call or fax your doctor or nurse.
Use extra-soft toothbrush after meals and at bedtime.
Soften in warm water.
Use a fluoride toothpaste; avoid mouthwashes that contain alcohol.
Gently floss your teeth daily. Avoid areas that are bleeding or sore.
If your blood counts are low check
with doctor or nurse before flossing.
Rinse several times daily with solution of
baking soda and 1/8 teaspoon salt in one cup of warm water.
Follow with a plain water rinse.
Suck on ice cubes to relieve sores - be sure that the
water is pure (boil if from a well).
Discuss with your doctor or dentist about your dentures
that don't fit.
Contact your doctor if it persists or worsens.
Keep hydrated (drink water) and avoid caffeine.
Include fiber in your meals (such as whole grains).
Get regular exercise (such as walking).
Avoid foods that are high in fat, which tend to remain in
the stomach longer than other foods and may contribute to nausea.
Chew slowly, take small bites, sip liquids with meals;
avoid offending foods and odors - breath through your mouth when needed.
Try smaller, more-frequent meals.
Uncontrolled diarrhea can lead to
fluid depletion, electrolyte imbalance, skin damage, and even death
if it persists too long.
The following was adapted from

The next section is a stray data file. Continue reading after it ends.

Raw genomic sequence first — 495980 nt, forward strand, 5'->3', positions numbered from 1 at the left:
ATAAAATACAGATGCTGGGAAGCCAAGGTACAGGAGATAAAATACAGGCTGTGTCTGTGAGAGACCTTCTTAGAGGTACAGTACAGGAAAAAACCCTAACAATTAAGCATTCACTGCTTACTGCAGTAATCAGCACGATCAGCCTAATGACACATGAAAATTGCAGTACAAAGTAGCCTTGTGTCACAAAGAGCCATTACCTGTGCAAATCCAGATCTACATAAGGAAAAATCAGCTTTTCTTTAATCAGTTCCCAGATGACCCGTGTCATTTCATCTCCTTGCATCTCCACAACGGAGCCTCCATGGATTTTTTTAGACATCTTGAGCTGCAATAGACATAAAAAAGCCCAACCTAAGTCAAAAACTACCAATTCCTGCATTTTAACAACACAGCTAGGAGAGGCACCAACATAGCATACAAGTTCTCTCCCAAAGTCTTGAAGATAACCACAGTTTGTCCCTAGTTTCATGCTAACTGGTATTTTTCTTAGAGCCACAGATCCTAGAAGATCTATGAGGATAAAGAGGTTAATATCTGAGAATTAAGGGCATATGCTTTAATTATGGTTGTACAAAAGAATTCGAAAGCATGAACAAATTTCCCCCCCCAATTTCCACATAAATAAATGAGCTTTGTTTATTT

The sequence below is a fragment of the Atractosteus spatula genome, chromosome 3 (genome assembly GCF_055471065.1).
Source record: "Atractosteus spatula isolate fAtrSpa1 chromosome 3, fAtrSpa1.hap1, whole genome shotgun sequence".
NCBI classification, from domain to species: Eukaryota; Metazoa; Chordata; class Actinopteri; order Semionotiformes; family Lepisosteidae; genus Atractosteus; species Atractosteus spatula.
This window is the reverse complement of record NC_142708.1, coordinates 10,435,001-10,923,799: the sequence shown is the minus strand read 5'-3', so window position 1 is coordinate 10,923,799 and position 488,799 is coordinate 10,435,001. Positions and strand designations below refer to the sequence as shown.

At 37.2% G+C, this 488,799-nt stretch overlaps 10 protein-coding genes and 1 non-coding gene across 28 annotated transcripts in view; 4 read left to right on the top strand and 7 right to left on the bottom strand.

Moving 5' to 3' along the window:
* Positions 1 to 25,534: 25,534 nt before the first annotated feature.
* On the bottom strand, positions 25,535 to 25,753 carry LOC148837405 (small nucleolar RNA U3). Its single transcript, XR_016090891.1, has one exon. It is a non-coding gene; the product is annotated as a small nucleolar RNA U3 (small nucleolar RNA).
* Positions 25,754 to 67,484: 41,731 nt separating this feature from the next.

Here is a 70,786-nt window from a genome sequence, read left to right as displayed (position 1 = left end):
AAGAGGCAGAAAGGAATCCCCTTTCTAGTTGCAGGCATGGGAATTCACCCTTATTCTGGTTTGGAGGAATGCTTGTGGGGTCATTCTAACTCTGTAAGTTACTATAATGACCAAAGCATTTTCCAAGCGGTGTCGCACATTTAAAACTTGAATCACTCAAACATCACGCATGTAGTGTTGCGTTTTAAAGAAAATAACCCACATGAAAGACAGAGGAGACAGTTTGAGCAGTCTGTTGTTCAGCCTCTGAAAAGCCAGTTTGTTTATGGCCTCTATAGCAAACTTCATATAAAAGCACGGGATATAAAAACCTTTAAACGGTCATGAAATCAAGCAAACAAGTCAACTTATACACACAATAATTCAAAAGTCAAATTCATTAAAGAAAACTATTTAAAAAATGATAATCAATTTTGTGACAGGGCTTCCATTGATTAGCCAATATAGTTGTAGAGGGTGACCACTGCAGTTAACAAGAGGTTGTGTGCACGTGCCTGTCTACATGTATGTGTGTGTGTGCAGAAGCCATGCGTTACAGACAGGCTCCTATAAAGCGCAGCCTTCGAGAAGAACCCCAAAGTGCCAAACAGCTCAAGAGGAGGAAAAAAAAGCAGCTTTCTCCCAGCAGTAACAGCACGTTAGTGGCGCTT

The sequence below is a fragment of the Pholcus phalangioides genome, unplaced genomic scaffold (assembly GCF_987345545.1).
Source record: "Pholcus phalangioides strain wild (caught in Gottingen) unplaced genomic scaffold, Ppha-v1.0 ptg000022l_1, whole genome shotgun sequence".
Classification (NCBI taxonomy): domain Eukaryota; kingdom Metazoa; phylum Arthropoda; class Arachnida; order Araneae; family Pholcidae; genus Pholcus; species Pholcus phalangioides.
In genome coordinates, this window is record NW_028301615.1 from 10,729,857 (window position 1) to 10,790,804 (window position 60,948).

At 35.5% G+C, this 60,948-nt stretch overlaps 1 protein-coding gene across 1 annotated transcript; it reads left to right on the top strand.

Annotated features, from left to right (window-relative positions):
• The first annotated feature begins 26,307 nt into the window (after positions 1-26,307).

in Cancer ACS
for diarrhea as prescribed.
- inform your doctor if the meds are not helping
because changing the prescription
can make all the difference.
- keep track of the amount and frequency of bowel
-eating small amounts of foods that are easy to
digest such as rice, bananas, applesauce,
yogurt, mashed potatoes, low-fat cottage cheese,
and dry toast.
clear liquid diet (one that includes water, weak
tea, apple juice, peach or apricot nectar, clear
broth, Popsicles, and gelatin with no solids
added) as soon as diarrhea starts or when you
feel that it’s going to start.
-foods that are high in potassium (such as
bananas, potatoes, apricots, and sports drinks
Potassium is an important mineral that you may
lose if you have diarrhea.
acidic drinks, such as tomato juice, citrus
juices, and fizzy soft drinks.
milk or milk products if they seem to make
greasy foods, bran, raw fruits and vegetables,
pastries, candies, rich desserts, jellies,
preserves, and nuts.
alcohol or use tobacco.
- very hot or
- clean your anal area with a mild soap after
each bowel movement, rinse well with warm water,
and pat dry. Or use baby wipes to clean
- apply a water-repellent ointment, such as A&D
or petroleum jelly, to the anal area.
- sitting in a tub of warm water or a sitz bath
may help reduce anal discomfort.
A randomized trial of yogurt for prevention of
Dig Dis Sci. 2003 Oct;48(10):2077-82. PMID:
14627358 | Related
Reduce your risk of infection while your
blood counts are low:
your doctor about growth factors (Neupogen® and Leukine®)
that may help granulocytes to recover more quickly to reduce
your risk of infection while on treatment.
touching your eyes, nose, mouth,
without first washing your hands
with warm soapy water.
Be aware of
sources of contamination: public places,
foods, cutting boards, plates, dish towels, door knobs,
counter tops, and sponges.
separate cutting boards
for fresh produce and raw meat.
separate dish towels
when handling raw meat; use disposable types.
See also Tips on self-administration of
such as for Neulasta or Neupogen.
Being around kids during treatment?
Relaxation techniques during treatment, such as mediation, prayer,
walking, and dance.
Adequate rest, take naps as needed.